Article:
Substance abuse in commercial kitchens isn’t much of a secret. Maybe it’s brought on by the repeated listening of Tom Petty or Pink Floyd or, as Tony Bordain chronicled in Kitchen Confidential, a cycle of cocaine and alcohol is often used by cooks to deal with the fast-paced nature of the back of the house.
A few years ago, while interviewing restaurant and kitchen managers about inspections and what they worry about when it comes to food safety I heard about dealing with drugs in the kitchen. One manager said blood getting on food was a concern of his. He relayed to me that his employees were more likely to wrap their hands in duct tape instead of going to the hospital if they cut themselves during service; his chain’s insurance policy required a drug and alcohol test for medical coverage to kick in.
According to a study published in the Journal of Analytical Toxicology and cited in the The Toronto Star, using an alcohol-based hand sanitizer numerous times throughout a day might lead to false positives in some tests that screen for alcohol abuse.
The impetus for the study came from an article in the Wall Street Journal, according to the study’s author Dr. Gary Reisfield, an assistant professor of psychiatry at the University of Florida.
Resfield recounts the details of the story: It described a nurse who was in a professional monitoring program for alcohol dependence. She had to submit to random alcohol tests. In one of the tests she came up with a high level of an alcohol biomarker. She was accused of alcohol use and of breaking her contract. But she insisted she wasn’t drinking. She was put in a locked unit, used Purell and again she produced a high level of an alcohol biomarker.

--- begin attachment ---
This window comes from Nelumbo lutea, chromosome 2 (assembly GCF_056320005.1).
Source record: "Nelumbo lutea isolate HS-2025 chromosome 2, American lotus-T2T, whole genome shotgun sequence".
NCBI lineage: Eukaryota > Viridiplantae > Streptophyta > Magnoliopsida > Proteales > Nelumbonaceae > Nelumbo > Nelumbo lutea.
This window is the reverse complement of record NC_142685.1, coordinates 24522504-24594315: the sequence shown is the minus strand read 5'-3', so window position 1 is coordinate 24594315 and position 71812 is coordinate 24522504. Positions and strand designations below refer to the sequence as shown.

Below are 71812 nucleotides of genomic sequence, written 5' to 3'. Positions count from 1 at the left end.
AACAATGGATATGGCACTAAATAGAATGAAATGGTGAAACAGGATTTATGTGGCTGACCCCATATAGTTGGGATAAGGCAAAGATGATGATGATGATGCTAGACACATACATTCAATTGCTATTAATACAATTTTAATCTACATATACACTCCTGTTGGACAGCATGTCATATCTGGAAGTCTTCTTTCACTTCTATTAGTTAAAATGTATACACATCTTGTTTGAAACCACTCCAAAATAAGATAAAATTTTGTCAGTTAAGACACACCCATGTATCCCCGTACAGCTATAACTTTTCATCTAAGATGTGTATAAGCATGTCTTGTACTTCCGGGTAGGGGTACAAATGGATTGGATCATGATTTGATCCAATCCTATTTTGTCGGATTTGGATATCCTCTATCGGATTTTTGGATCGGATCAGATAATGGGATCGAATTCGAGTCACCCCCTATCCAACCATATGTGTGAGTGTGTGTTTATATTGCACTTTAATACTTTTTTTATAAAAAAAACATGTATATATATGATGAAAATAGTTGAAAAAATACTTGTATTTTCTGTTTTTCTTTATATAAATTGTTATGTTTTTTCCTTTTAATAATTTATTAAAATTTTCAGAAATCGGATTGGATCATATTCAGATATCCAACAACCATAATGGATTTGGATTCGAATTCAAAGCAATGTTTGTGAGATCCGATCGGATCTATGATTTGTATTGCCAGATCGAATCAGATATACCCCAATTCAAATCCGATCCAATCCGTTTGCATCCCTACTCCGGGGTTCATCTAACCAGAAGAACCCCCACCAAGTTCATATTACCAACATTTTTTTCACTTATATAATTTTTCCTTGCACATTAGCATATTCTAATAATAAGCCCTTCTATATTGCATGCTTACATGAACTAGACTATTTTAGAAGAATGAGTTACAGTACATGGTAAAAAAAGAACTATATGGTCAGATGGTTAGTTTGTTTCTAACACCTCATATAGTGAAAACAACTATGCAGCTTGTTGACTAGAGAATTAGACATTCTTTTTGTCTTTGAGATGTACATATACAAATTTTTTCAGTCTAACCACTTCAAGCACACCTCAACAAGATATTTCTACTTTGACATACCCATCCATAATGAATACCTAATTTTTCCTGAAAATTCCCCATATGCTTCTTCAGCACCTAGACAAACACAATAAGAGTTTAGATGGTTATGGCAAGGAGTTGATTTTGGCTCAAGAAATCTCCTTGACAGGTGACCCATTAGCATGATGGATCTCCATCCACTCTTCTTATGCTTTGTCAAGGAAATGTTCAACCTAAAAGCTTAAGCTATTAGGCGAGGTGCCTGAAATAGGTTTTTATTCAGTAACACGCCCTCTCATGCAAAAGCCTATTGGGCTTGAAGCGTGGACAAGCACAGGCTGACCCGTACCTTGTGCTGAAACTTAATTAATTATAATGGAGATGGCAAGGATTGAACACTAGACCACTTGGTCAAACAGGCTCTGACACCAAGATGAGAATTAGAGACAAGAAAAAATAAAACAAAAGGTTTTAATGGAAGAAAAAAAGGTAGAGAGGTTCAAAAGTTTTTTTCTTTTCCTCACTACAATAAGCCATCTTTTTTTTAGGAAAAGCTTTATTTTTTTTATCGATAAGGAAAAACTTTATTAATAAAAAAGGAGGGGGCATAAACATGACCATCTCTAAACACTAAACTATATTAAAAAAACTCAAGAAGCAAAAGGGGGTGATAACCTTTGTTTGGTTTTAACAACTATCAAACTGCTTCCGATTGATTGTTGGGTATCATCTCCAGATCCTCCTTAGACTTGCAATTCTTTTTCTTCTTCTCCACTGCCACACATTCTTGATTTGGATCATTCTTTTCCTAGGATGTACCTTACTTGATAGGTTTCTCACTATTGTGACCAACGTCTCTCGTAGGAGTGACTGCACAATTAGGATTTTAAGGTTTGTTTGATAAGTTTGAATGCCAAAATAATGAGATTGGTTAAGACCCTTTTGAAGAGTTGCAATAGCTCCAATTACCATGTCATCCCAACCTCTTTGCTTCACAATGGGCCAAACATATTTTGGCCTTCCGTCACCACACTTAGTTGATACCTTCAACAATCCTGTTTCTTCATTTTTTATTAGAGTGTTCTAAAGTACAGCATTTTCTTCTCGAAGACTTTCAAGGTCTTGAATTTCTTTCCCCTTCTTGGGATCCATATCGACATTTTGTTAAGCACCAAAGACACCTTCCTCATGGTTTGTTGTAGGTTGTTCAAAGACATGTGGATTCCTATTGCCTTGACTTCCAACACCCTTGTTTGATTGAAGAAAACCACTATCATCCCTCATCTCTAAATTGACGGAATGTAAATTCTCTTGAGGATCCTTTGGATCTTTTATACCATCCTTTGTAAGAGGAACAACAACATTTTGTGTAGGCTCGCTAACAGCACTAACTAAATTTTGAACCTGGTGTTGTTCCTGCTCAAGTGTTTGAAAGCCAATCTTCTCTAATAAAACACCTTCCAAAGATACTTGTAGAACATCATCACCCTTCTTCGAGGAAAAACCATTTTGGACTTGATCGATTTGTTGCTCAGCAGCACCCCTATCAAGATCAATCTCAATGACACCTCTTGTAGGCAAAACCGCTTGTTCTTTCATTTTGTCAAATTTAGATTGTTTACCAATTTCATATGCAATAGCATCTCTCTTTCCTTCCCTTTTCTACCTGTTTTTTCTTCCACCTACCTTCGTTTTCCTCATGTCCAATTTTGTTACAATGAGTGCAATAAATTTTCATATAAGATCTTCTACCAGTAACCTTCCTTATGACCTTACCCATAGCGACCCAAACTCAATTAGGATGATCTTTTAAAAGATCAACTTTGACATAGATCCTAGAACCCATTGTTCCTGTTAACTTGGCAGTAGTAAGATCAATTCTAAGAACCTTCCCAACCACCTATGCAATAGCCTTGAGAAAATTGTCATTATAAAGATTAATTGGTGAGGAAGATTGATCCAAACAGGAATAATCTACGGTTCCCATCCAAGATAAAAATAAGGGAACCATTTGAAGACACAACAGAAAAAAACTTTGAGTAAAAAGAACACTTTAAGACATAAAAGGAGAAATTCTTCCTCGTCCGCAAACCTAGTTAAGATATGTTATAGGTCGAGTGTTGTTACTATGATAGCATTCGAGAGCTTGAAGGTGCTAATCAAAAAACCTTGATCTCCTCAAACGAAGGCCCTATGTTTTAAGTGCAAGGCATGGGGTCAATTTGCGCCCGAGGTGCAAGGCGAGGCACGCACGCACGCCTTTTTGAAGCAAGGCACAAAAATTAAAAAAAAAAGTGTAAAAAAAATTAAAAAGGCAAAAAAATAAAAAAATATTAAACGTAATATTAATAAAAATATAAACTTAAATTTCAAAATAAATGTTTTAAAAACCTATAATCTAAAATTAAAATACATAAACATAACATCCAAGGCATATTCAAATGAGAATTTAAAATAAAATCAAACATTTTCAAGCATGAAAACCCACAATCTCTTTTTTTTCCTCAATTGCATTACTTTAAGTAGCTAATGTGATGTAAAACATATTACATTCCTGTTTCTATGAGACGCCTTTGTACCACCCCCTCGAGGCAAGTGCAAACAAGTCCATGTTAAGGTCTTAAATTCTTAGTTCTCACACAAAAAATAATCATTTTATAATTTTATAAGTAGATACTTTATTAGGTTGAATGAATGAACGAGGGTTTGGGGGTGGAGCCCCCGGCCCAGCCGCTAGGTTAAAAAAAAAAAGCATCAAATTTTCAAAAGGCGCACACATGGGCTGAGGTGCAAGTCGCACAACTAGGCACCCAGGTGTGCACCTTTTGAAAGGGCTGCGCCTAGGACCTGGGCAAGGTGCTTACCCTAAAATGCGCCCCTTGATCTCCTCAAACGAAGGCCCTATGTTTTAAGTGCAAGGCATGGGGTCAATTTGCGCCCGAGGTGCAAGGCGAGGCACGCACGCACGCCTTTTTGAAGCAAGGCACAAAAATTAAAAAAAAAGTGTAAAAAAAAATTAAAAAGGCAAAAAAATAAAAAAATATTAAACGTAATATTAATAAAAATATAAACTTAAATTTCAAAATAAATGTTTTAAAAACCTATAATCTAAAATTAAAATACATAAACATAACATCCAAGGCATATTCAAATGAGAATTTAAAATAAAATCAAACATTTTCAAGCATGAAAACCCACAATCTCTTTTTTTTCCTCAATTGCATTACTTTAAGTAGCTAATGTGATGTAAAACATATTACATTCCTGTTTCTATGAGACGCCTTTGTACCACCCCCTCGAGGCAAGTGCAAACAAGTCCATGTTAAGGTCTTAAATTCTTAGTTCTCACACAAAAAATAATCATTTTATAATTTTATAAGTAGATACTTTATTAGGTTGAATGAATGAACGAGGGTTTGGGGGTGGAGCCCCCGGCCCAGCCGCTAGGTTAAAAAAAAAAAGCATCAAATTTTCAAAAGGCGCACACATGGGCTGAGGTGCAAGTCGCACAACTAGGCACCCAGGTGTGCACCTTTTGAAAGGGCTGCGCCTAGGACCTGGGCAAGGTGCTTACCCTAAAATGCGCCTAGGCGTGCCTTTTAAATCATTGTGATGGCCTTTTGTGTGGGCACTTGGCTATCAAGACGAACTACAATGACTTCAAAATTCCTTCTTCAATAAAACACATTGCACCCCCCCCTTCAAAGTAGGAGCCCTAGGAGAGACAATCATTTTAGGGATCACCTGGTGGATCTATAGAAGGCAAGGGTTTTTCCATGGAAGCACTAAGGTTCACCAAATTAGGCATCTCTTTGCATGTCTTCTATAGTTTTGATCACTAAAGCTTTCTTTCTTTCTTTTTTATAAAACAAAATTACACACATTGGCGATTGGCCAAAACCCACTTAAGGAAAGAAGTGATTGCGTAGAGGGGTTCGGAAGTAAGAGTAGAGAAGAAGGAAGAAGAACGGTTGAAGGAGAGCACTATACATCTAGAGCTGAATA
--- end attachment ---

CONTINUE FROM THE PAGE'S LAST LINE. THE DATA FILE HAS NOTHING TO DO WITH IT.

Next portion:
Reisfield had seen the same thing at the Florida Recovery Centre, run by the University of Florida’s Department of Addiction Medicine. So he decided to conduct a study and see what would happen. The study looked at 11 individuals, who did not drink, but used the hand sanitizer Purell, which contains 62 per cent ethyl alcohol. The participants had to wash their hands every five minutes for 10 hours a day for three consecutive days. (Nurses in intensive care usually wash their hands every time they touch a patient, Reisfield pointed out.)
What Reisfield found confirmed what he had seen at the Florida Recovery Centre – hand sanitizer seems to affect alcohol tests.
In the study eight of the participants had levels of EtG (ethyl glucuronide is a biomarker used to assess the use of alcohol) that were greater than 500 nanograms per mililitre; four had levels that exceeded 1,000 and one individual had EtG levels in excess of 2,000 nanograms per mililitre.
Squirting sanitizer every five minutes for 10 hrs a day seems a bit high to be realistic for a food service setting but maybe that’s happening somewhere.